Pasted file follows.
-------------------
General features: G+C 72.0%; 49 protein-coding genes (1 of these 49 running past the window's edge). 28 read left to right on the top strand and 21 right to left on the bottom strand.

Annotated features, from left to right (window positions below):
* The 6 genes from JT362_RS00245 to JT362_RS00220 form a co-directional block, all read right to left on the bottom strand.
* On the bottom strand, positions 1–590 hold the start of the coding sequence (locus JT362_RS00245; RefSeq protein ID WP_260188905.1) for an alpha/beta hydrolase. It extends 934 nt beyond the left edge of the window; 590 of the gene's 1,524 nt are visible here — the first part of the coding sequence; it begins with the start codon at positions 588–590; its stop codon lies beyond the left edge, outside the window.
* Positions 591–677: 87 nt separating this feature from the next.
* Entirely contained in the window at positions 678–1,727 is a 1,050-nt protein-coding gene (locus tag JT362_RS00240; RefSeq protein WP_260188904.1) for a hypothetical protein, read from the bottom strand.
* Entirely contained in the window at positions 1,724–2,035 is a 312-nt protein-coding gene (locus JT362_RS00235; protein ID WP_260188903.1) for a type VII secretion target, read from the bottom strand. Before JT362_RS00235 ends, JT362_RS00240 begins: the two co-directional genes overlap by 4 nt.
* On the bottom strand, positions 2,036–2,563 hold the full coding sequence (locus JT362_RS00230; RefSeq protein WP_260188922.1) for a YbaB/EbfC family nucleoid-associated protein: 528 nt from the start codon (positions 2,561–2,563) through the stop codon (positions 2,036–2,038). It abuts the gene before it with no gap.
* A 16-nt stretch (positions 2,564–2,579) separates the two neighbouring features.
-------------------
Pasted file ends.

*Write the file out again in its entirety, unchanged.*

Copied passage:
General features: G+C 72.0%; 49 protein-coding genes (1 of these 49 running past the window's edge). 28 read left to right on the top strand and 21 right to left on the bottom strand.

Annotated features, from left to right (window positions below):
* The 6 genes from JT362_RS00245 to JT362_RS00220 form a co-directional block, all read right to left on the bottom strand.
* On the bottom strand, positions 1–590 hold the start of the coding sequence (locus JT362_RS00245; RefSeq protein ID WP_260188905.1) for an alpha/beta hydrolase. It extends 934 nt beyond the left edge of the window; 590 of the gene's 1,524 nt are visible here — the first part of the coding sequence; it begins with the start codon at positions 588–590; its stop codon lies beyond the left edge, outside the window.
* Positions 591–677: 87 nt separating this feature from the next.
* Entirely contained in the window at positions 678–1,727 is a 1,050-nt protein-coding gene (locus tag JT362_RS00240; RefSeq protein WP_260188904.1) for a hypothetical protein, read from the bottom strand.
* Entirely contained in the window at positions 1,724–2,035 is a 312-nt protein-coding gene (locus JT362_RS00235; protein ID WP_260188903.1) for a type VII secretion target, read from the bottom strand. Before JT362_RS00235 ends, JT362_RS00240 begins: the two co-directional genes overlap by 4 nt.
* On the bottom strand, positions 2,036–2,563 hold the full coding sequence (locus JT362_RS00230; RefSeq protein WP_260188922.1) for a YbaB/EbfC family nucleoid-associated protein: 528 nt from the start codon (positions 2,561–2,563) through the stop codon (positions 2,036–2,038). It abuts the gene before it with no gap.
* A 16-nt stretch (positions 2,564–2,579) separates the two neighbouring features.